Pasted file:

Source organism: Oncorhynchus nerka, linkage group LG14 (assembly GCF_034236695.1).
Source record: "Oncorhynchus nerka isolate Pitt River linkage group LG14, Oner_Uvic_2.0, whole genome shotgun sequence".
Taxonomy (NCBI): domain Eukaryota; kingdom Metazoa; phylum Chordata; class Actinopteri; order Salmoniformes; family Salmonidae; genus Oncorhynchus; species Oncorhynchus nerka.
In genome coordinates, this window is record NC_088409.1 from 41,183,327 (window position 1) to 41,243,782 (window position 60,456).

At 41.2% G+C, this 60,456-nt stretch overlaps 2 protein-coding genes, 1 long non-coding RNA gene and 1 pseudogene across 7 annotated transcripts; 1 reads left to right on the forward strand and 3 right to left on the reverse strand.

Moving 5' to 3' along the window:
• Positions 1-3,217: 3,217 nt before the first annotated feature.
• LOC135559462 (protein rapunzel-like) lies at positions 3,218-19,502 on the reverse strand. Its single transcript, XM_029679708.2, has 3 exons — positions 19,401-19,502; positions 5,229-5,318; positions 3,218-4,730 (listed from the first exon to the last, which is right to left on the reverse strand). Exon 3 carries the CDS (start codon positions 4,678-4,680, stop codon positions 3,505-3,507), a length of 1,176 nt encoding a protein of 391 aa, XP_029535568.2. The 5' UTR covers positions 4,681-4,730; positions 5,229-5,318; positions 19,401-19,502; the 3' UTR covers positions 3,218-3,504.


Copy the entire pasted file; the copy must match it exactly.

Source organism: Oncorhynchus nerka, linkage group LG14 (assembly GCF_034236695.1).
Source record: "Oncorhynchus nerka isolate Pitt River linkage group LG14, Oner_Uvic_2.0, whole genome shotgun sequence".
Taxonomy (NCBI): domain Eukaryota; kingdom Metazoa; phylum Chordata; class Actinopteri; order Salmoniformes; family Salmonidae; genus Oncorhynchus; species Oncorhynchus nerka.
In genome coordinates, this window is record NC_088409.1 from 41,183,327 (window position 1) to 41,243,782 (window position 60,456).

At 41.2% G+C, this 60,456-nt stretch overlaps 2 protein-coding genes, 1 long non-coding RNA gene and 1 pseudogene across 7 annotated transcripts; 1 reads left to right on the forward strand and 3 right to left on the reverse strand.

Moving 5' to 3' along the window:
• Positions 1-3,217: 3,217 nt before the first annotated feature.
• LOC135559462 (protein rapunzel-like) lies at positions 3,218-19,502 on the reverse strand. Its single transcript, XM_029679708.2, has 3 exons — positions 19,401-19,502; positions 5,229-5,318; positions 3,218-4,730 (listed from the first exon to the last, which is right to left on the reverse strand). Exon 3 carries the CDS (start codon positions 4,678-4,680, stop codon positions 3,505-3,507), a length of 1,176 nt encoding a protein of 391 aa, XP_029535568.2. The 5' UTR covers positions 4,681-4,730; positions 5,229-5,318; positions 19,401-19,502; the 3' UTR covers positions 3,218-3,504.